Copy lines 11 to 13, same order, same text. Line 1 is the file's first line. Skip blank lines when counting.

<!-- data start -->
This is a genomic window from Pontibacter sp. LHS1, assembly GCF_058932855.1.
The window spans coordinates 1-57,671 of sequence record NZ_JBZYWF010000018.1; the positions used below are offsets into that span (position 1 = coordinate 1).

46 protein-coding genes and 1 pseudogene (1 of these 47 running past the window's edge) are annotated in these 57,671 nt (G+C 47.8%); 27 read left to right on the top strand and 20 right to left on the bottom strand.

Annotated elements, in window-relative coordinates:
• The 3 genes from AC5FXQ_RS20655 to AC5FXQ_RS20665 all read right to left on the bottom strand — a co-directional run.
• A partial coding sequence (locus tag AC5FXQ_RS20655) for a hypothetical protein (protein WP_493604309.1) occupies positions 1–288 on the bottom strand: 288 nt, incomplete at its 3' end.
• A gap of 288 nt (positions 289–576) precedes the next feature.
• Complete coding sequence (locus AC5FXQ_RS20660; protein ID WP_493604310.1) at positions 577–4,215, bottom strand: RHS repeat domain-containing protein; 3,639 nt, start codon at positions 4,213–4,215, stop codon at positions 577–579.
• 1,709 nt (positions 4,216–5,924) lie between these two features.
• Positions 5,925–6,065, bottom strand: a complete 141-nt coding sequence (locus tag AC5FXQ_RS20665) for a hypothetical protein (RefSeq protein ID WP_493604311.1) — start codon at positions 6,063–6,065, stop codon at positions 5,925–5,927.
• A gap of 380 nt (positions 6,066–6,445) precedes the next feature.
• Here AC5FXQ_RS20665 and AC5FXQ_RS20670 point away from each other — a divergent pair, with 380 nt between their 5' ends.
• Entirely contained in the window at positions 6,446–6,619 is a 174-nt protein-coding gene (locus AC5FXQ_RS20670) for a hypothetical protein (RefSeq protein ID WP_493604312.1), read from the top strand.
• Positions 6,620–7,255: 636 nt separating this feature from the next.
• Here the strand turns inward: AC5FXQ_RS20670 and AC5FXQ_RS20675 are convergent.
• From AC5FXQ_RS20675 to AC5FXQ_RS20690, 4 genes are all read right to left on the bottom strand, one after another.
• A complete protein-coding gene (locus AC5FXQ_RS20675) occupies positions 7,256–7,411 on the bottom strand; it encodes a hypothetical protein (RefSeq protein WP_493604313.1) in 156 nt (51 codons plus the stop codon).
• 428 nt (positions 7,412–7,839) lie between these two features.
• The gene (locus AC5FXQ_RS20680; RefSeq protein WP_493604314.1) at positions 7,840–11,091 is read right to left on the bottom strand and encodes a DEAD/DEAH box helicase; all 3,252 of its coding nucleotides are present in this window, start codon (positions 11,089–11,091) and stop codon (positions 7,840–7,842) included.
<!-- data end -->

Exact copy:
• A gap of 380 nt (positions 6,066–6,445) precedes the next feature.
• Here AC5FXQ_RS20665 and AC5FXQ_RS20670 point away from each other — a divergent pair, with 380 nt between their 5' ends.
• Entirely contained in the window at positions 6,446–6,619 is a 174-nt protein-coding gene (locus AC5FXQ_RS20670) for a hypothetical protein (RefSeq protein ID WP_493604312.1), read from the top strand.